The question is, “Can a school ever say that their leadership is fully distributed?” Once a school gets to the point that they have people at all levels, leading different initiatives, they can, I suppose, say that their leadership is effectively distributed. However, as the idea of distributed leadership is about skill development, it is unlikely that it really has an end point per se. Distributing leadership is something that requires continual attention and should be a focus for the senior leaders; failure to do so will probably lead to the leadership model slipping back to more traditional leadership models, that people are more familiar with. It takes a progressively minded senior leader to fully understand how to distribute leadership, and to embrace the concept and make use of its full power within an organisation.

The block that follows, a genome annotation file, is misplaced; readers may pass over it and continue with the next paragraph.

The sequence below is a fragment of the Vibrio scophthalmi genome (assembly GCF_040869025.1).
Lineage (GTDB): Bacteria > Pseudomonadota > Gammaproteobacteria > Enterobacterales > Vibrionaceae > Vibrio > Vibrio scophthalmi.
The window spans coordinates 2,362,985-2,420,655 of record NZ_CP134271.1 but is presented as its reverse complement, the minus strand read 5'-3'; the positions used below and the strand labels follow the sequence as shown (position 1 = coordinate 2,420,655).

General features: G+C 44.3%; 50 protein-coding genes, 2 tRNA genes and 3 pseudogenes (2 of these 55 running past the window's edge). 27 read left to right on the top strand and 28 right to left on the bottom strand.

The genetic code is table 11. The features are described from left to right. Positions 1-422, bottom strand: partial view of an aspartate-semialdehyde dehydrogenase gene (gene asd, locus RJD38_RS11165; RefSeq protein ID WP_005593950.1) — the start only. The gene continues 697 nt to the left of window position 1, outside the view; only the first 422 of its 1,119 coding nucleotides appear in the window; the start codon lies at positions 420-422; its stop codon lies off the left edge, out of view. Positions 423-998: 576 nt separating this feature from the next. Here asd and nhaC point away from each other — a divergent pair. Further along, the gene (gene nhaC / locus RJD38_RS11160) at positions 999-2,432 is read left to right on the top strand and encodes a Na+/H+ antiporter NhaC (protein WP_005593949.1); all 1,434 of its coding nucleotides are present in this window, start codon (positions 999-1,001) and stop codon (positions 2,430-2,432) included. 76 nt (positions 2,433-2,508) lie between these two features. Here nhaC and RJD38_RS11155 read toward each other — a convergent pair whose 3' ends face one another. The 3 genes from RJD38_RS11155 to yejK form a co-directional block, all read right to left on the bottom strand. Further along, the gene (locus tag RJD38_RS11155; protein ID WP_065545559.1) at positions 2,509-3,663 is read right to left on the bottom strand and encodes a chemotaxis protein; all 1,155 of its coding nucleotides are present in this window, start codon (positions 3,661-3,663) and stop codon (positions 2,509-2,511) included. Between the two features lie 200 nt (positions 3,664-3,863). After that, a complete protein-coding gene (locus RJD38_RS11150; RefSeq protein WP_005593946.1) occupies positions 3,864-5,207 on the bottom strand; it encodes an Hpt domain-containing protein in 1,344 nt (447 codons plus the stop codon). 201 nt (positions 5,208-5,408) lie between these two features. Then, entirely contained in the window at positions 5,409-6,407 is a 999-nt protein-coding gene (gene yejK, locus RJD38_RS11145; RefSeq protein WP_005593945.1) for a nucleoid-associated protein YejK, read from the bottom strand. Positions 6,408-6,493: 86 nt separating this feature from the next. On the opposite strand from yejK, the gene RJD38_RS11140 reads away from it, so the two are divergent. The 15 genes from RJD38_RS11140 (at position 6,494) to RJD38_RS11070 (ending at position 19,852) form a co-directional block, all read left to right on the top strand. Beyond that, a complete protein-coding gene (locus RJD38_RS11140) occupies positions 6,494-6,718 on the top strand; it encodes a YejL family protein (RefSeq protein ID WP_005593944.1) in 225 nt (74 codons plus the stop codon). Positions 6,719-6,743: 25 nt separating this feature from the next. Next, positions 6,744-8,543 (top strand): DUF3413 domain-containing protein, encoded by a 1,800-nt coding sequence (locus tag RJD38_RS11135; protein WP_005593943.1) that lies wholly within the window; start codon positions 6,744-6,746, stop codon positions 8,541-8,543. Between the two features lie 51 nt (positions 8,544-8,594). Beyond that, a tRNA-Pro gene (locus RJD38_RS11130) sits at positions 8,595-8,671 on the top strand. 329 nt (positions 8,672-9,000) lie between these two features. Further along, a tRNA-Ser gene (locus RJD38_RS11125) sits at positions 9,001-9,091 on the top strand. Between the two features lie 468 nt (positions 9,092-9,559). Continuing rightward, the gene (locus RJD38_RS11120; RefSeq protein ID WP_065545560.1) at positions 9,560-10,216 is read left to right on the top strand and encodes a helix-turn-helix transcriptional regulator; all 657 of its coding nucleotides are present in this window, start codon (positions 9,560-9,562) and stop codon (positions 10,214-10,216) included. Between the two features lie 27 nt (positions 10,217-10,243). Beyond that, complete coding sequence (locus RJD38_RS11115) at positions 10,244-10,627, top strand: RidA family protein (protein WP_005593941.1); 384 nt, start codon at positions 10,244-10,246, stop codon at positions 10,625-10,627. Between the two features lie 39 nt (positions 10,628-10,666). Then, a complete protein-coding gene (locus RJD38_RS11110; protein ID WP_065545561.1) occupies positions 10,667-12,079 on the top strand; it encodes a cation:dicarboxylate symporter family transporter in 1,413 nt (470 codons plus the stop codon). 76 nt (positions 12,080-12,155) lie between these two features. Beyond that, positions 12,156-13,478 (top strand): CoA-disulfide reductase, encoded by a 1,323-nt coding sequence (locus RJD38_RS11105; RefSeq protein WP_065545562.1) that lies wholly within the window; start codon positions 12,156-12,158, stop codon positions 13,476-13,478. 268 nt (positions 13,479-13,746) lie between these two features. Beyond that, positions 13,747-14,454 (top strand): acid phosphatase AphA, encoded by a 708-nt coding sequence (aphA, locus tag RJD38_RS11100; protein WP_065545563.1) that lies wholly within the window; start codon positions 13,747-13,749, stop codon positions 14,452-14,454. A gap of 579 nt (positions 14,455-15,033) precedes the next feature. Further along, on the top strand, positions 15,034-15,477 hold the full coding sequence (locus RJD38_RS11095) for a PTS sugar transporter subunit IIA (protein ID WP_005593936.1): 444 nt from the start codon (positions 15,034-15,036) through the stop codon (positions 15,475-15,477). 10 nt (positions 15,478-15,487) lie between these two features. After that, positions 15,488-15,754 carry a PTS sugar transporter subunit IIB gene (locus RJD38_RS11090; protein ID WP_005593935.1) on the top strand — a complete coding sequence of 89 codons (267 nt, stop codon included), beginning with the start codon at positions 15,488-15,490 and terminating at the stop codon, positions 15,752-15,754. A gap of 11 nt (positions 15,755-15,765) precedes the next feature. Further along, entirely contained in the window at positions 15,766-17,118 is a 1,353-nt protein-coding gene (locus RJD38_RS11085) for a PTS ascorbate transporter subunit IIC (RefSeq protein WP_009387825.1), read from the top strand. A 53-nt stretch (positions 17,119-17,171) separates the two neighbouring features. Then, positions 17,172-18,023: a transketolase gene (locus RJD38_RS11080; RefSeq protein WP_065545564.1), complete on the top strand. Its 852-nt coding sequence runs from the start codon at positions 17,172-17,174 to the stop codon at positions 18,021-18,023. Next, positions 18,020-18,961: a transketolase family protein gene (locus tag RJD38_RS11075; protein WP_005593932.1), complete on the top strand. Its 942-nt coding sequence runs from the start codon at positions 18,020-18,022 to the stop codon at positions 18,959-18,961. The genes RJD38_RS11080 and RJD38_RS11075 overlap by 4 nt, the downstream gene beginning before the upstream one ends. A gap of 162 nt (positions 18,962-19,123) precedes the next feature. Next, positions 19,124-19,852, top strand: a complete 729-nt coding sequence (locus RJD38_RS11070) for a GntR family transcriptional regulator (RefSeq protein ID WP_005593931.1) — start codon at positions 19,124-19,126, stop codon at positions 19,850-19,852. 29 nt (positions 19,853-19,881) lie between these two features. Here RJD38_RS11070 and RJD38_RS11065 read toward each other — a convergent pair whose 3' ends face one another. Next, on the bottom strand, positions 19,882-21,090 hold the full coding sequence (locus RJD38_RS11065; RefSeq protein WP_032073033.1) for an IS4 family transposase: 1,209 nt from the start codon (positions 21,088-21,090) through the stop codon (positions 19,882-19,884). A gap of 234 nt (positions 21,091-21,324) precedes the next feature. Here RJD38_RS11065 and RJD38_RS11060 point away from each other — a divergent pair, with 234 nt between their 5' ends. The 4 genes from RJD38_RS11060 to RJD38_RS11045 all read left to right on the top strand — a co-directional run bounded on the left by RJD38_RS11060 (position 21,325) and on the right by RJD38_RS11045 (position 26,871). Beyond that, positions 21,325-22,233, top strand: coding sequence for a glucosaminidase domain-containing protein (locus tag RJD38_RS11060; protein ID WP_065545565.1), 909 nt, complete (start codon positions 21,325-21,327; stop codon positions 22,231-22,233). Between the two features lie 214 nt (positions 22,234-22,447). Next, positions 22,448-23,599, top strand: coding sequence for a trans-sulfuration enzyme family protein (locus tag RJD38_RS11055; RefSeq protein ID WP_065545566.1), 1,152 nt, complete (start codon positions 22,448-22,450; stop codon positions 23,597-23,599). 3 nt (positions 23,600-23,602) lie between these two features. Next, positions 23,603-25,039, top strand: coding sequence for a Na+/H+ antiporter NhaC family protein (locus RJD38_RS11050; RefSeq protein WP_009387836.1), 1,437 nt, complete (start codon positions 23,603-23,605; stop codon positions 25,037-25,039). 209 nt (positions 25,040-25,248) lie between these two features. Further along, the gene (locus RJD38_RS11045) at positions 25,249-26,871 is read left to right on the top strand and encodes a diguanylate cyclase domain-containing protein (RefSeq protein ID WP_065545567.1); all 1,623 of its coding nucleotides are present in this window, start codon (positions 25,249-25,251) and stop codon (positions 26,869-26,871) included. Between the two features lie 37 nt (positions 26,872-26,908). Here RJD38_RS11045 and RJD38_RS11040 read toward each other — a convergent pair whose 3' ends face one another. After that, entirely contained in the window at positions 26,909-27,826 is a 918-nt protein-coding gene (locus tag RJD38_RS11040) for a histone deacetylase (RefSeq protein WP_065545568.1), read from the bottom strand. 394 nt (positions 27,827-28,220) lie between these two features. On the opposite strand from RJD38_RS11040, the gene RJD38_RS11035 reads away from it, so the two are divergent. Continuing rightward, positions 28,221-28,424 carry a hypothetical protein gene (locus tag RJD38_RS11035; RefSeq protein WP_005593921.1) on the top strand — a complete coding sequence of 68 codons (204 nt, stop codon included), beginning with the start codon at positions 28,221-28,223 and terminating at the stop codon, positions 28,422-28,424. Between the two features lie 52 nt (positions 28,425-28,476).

In the second half of this module we will look at ways of building distributed leadership within your team or organisation, and explore how these relate back to trust and empowerment, our two major themes throughout these modules. 

Point of Reflection:

In your organisation is there a sense of leadership at all levels? Do you feel that your ideas are well received and encouraged by your senior leaders?

If not, why do you think this is the case? If yes, can you identify particular behaviours that make you feel comfortable in doing so?

Personal Development Activity:

Research (30 mins)

Read this article about the leadership style at Google . In the article they mention various styles of leadership and how these have created the prevailing leadership style at Google. In your leadership journal write your considerations on the following points:

  1. The possible impact of Distributed leadership at your organisation.
  2. The prevailing leadership styles that you experience at your organisation?
  3. How far away from a Distributed Leadership model your organisation is.